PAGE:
Saturday, April 11, 2015

Hand Tool Solace...

Interesting facts about using hand tools. Hand tool use usually requires harder physical work than power tools, but they offer a higher degree of skill and concentration in achieving accuracy. Hand tools will always be ensured a place in the workshop due to their compactness and relative economy. In many cases, they provide the quickest solution since they require little or no setup time. Some cabinet making still calls for many operations which machines cannot tackle. The other main advantage to using hand tools is the pure enjoyment derived from them. Hand tools operate in relative quiet, therefore not creating the noisy distractions that power tools can sometimes produce. Hand tools such as chisels and hand planes require sharpening occasionally, which is another skill that needs to be developed.

Hand tools have evolved over the past centuries, and today’s tools are vastly superior in both quality of metal, and manufacturing accuracy. The hand tools of yesteryear remain treasured items though, since there is almost always a story behind a particular tool. Here in my furniture studio I use hand tools as much as possible, due to the benefits of reduced dust and noise levels and the higher degree of fine craftsmanship possible. Most educational programs in woodworking begin by teaching the use and virtues of hand tools. This is done because hand tools are almost essential, and will be needed at some phase of a project. Projects can be built exclusively with hand tools or a combination of hand tools and machine tools.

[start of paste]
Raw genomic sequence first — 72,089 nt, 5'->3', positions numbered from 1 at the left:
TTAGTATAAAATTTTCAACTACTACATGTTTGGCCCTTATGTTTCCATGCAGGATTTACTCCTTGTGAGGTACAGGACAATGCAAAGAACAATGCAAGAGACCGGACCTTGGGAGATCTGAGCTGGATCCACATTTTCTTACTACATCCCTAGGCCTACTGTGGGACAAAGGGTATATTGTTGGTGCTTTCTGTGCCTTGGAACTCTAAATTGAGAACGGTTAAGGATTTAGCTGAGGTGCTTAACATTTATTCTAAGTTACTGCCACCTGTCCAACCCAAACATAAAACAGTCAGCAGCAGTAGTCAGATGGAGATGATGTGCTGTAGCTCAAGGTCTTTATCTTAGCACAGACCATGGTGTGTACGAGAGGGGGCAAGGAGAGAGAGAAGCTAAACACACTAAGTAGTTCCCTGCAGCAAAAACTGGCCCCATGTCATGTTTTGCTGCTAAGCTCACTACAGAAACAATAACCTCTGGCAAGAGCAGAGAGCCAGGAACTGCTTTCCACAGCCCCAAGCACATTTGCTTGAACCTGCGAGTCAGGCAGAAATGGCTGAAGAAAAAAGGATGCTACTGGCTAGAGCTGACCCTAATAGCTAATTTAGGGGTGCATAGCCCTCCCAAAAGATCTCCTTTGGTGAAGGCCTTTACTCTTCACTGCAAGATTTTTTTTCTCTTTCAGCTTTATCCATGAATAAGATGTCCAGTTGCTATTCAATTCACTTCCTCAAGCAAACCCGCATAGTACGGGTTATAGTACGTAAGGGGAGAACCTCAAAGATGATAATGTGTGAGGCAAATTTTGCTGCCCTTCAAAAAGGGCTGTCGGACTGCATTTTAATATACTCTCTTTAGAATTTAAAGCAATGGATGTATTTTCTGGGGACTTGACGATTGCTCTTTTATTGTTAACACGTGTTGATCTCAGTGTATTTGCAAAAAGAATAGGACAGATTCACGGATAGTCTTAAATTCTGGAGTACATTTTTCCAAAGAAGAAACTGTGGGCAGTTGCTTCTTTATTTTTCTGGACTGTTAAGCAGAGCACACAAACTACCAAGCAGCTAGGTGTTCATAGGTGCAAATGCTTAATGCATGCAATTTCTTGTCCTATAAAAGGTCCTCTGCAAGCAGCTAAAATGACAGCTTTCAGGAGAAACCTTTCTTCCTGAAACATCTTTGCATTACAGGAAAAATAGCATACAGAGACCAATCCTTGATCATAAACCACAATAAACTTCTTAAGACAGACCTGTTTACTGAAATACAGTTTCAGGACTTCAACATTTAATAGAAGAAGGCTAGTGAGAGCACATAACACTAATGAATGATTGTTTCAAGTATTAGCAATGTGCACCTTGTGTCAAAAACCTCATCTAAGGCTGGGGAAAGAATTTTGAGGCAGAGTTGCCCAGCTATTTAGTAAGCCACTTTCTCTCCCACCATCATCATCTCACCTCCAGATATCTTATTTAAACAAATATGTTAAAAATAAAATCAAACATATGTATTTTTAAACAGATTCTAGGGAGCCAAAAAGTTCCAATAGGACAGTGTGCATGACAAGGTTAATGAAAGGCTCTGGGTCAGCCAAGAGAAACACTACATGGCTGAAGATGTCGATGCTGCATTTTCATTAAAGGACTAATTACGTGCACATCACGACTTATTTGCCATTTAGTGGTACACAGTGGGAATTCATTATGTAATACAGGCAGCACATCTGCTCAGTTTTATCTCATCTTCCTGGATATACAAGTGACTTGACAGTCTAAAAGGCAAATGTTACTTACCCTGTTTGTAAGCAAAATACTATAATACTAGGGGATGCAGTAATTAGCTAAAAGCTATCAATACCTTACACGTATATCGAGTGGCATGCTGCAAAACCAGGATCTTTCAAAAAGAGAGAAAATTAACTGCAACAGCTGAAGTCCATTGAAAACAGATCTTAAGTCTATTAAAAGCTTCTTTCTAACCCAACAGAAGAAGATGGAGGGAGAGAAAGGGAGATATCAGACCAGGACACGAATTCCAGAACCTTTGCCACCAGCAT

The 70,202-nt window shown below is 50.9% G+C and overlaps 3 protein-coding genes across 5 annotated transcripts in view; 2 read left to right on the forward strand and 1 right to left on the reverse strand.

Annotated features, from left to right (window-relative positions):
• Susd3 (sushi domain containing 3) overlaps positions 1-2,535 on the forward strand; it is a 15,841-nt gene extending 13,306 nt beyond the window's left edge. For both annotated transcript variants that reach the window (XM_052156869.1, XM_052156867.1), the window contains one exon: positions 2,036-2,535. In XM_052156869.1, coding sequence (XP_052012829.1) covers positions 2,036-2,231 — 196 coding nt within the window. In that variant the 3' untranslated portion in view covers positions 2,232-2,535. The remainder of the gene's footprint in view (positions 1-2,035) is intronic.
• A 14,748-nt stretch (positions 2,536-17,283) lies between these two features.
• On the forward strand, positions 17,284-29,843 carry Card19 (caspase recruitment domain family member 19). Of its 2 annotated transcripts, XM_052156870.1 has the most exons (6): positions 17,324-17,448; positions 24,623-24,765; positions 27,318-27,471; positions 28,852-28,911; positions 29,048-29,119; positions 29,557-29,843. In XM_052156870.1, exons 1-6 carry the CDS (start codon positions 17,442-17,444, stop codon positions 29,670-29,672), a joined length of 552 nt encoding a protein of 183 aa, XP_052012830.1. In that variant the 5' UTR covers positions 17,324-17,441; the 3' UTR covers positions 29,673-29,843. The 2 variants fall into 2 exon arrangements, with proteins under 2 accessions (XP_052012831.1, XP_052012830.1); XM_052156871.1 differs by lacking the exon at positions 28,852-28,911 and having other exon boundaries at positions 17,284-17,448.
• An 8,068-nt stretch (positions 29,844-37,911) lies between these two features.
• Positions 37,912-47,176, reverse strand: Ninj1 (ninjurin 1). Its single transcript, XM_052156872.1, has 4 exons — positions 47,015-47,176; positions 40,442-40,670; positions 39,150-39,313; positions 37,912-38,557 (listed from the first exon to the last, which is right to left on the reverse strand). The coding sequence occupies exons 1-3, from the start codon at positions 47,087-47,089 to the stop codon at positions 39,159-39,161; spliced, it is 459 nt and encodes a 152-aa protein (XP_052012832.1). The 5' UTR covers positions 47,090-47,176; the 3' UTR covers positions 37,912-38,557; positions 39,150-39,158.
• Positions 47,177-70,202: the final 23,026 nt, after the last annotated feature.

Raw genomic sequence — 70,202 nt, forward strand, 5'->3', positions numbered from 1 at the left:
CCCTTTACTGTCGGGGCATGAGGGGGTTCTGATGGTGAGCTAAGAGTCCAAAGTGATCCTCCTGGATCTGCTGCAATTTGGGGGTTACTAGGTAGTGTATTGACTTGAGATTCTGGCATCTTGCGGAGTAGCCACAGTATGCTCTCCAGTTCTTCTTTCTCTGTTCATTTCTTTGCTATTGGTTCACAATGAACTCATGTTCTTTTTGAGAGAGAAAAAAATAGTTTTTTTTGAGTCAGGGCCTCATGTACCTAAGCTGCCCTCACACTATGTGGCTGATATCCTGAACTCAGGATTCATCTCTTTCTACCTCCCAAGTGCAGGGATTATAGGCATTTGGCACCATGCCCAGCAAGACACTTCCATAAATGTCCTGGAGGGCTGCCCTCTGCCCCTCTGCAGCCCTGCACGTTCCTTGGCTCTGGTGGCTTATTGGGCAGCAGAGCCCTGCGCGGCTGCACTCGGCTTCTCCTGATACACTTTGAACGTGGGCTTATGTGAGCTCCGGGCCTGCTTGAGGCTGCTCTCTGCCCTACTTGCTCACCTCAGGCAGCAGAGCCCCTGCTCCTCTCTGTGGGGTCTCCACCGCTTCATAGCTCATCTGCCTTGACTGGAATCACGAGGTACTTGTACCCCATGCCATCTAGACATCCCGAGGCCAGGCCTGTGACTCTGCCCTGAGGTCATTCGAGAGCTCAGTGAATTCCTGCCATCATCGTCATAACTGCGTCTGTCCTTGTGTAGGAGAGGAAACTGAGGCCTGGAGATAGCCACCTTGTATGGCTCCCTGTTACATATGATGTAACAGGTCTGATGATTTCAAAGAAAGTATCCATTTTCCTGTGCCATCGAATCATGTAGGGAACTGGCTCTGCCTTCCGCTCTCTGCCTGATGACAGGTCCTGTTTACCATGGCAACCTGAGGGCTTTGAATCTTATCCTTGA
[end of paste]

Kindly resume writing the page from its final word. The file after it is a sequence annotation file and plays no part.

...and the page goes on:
Edge jointing and flattening a board shown above. It is not often possible to place two pieces of gap-free wood together without using a hand plane on their edges. Wood must be smoothed, squared up, and made to fit, the three main jobs of a hand plane. Although machinery exists to perform these tasks, often highly figured wood surfaces need to be planed by hand to minimize tearout. I use a combination of power and hand tools to prepare board surfaces and edges. For larger boards, I typically dimension the boards using machinery to close to their final dimensions. I then tackle the boards using a series of hand planes. For smaller boards, I just use hand planes to joint and flatten the surfaces as I have more control of the process. So I often seek methods of using hand tools instead of power tools to create the components for my furniture. Why do this when machines are available?  Machines are great for repeatability and production work, but to work the nuances in wood; hand tools rule!

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